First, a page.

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Murtha Bid for House Leadership Post Faces Opposition

RENEE MONTAGNE, host:

It's MORNING EDITION from NPR News. I'm Renee Montagne.

STEVE INSKEEP, host:

And I'm Steve Inskeep. Good morning.

This week, Congress is choosing its leaders, and for some it's a chance for a second act. Senate Republicans voted yesterday to make Trent Lott minority whip. Four years ago he had to leave a leadership position, and we'll have more on that in a moment.

In the House of Representatives, Democrats may elect a leader who has had problems in the past. The race to succeed Nancy Pelosi as Democratic leader has been heated and nasty. It pits two veteran Democrats, Steny Hoyer of Maryland and John Murtha of Pennsylvania, against each other. Pelosi has endorsed Murtha, whose call for a withdrawal of U.S. troops from Iraq she says helped Democrats win control of the House. Critics, though, have raised questions about whether Murtha is the best face for a party that also ran on a promise to end the culture of corruption.

NPR congressional correspondent Brian Naylor reports.

BRIAN NAYLOR: For Massachusetts Democrat Marty Meehan, the choice is simple. He's backing John Murtha for majority leader. The reason is Iraq.

Representative MARTY MEEHAN (Democrat, Massachusetts): When he stood up and called for a withdrawal of American troops from Iraq, I think that intensified a national debate over the war. And you know, this is someone who has the respect of the military community.

NAYLOR: When John Murtha, a decorated Vietnam veteran, called last November for the withdrawal of U.S. troops from Iraq, people paid attention. That's the Jack Murtha his supporters believe should be the next Democratic leader. But it's this Jack Murtha that has his critics up in arms.

(Soundbite of recording)

Representative JOHN MURTHA (Democrat, Pennsylvania): I expect to be in the (bleep) leadership of the House, and if you have anything set against you, then you've got a problem.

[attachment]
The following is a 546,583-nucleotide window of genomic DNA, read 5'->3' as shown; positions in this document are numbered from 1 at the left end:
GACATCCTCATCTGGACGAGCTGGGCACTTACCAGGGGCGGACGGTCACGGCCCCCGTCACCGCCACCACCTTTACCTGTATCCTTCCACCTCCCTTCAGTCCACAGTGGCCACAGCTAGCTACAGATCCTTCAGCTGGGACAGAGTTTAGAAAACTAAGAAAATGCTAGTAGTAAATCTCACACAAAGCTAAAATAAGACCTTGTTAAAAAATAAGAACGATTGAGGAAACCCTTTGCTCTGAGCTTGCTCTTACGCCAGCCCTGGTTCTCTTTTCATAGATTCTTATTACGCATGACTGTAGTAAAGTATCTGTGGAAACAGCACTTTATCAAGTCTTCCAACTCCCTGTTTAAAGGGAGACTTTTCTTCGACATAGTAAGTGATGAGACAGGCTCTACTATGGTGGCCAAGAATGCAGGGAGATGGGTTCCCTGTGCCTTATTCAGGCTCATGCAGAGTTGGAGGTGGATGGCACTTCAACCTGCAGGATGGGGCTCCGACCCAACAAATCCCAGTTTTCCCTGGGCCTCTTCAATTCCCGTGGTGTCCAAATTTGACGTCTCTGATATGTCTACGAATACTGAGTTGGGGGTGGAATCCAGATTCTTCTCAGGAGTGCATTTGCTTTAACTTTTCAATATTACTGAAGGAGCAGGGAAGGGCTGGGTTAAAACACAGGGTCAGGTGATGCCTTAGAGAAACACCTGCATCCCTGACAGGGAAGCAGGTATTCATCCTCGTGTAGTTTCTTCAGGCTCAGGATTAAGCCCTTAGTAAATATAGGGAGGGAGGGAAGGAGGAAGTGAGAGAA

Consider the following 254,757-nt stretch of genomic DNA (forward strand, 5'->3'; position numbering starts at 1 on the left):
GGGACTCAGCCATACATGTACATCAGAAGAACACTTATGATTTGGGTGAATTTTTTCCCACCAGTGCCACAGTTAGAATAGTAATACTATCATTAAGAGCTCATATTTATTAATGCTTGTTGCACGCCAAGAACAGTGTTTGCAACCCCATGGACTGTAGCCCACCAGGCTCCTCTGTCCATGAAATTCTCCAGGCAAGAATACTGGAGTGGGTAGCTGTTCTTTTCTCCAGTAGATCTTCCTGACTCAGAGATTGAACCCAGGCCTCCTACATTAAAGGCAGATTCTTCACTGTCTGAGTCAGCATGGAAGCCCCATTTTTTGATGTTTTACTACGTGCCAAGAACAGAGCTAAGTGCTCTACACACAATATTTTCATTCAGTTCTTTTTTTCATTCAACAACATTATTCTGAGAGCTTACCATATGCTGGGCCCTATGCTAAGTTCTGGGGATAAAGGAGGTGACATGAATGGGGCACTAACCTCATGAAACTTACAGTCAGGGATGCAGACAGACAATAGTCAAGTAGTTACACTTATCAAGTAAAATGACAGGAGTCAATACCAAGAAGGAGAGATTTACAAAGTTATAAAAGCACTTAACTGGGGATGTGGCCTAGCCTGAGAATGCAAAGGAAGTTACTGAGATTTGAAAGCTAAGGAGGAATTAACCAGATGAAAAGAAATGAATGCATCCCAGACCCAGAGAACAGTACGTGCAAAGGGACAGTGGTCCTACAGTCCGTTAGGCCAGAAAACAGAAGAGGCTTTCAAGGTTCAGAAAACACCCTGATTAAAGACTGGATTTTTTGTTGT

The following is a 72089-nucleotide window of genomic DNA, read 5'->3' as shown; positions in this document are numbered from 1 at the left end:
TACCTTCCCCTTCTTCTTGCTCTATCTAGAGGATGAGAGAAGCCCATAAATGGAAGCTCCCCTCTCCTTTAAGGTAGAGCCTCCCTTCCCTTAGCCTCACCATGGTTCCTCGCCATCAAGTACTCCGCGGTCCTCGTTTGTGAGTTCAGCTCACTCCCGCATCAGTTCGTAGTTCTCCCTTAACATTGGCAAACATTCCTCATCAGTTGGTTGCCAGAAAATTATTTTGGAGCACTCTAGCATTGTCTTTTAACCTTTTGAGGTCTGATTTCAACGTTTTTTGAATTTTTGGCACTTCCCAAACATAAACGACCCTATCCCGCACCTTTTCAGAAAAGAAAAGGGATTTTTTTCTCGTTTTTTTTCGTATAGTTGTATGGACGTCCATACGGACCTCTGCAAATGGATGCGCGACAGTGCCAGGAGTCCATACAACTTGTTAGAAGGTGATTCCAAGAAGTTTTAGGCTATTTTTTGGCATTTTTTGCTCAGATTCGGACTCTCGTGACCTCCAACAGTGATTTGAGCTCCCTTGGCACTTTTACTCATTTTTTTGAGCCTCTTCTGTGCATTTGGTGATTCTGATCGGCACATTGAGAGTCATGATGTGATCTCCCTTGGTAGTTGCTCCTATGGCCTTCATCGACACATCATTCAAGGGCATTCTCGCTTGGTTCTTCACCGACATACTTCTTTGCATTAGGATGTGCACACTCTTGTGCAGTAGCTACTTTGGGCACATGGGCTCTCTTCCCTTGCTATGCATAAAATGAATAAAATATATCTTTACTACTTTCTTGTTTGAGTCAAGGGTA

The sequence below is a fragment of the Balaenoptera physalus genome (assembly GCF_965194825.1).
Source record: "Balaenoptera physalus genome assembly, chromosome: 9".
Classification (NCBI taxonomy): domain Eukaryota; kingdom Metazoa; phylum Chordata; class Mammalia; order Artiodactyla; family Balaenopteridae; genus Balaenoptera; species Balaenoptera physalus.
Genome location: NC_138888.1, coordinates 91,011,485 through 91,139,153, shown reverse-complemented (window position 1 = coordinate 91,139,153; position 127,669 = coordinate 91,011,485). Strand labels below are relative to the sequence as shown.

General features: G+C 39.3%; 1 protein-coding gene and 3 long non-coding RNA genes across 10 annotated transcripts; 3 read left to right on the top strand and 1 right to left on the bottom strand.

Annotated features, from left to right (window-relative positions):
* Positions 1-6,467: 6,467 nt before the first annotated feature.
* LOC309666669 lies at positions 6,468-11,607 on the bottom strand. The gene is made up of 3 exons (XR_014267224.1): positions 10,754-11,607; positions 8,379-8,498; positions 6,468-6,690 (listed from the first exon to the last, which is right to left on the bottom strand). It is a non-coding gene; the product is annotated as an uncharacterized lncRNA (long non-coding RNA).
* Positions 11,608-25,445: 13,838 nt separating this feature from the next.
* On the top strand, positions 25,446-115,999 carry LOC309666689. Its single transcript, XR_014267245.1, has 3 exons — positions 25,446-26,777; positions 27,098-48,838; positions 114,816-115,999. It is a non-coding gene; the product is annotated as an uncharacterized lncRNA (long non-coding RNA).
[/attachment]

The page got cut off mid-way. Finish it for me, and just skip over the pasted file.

NAYLOR: That's the Murtha that 26 years ago was taped with an undercover FBI agent, refusing but not totally closing the door on a $50,000 bribe; part of the ABSCAM investigation.

(Soundbite of recording)

Rep. MURTHA: I'm not interested.

Unidentified Man: Okay.

Rep. MURTHA: At this point.

Unidentified Man: Okay.

Rep. MURTHA: You know, we do business for a while, maybe I'll be interested, maybe I won't, you know?

Unidentified Man: Okay.

NAYLOR: Murtha says he was just trying to keep the conversation going as a way to get jobs for his Pennsylvania district, and he was not charged in the case, though he was named an unindicted co-conspirator. To critics, it's part of a pattern. Murtha, they say, is hardly the guy you want in charge of draining the swamp, as Nancy Pelosi repeatedly promised to do should Democrats win control of Congress.

Norman Ornstein of the American Enterprise Institute says electing Murtha leader would be the wrong way for Democrats to start their new majority.

Mr. NORMAN ORNSTEIN (American Enterprise Institute): Mr. Murtha is, to put it gently, ethically challenged. And you can go back to the now-available full 53 minute and 40 second ABSCAM tape or you can move forward to the reality that Murtha virtually single-handedly killed a tough Democratic lobbying and ethics reform package in return for earmarks.

NAYLOR: Just the other night, according to the Web site of the Capitol Hill newspaper Roll Call, Murtha told a group of conservative Democrats the ethics reforms proposed by Pelosi were, in his words, total crap. Appearing on MSNBC's Hardball last night, Murtha explained his comments this way.

Rep. MURTHA: What I said was it's total crap, the idea that we have to deal with an issue like this when we've got - and it is total crap that we have to deal with an issue like this when we've got a war going on, and we've got all these other issues. Eight billion dollars a month we're spending.

NAYLOR: And Massachusetts Congressman Meehan, who has made a career on ethics and campaign finance reform issues, is convinced Murtha is sincere.

Rep. MEEHAN: I have had conversations with him about ethics and lobby reform. He has said that he intends to embrace the piece of legislation that I've been working on with Nancy Pelosi, and that's what we need in a majority leader.

NAYLOR: There's a lot riding on this race for Pelosi. She's backed Murtha out of a sense of loyalty and has not forgotten that Hoyer challenged her for a leadership position in 2001. Should Hoyer win this time, at the least it will be an embarrassment for Pelosi, but if Murtha prevails, her vow to make this the most ethical Congress in history will be questioned before the first vote is cast.

Brian Naylor, NPR News, the Capitol. Transcript provided by NPR, Copyright NPR.

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NPR News' Brian Naylor is a correspondent on the Washington Desk. In this role, he covers politics and federal agencies.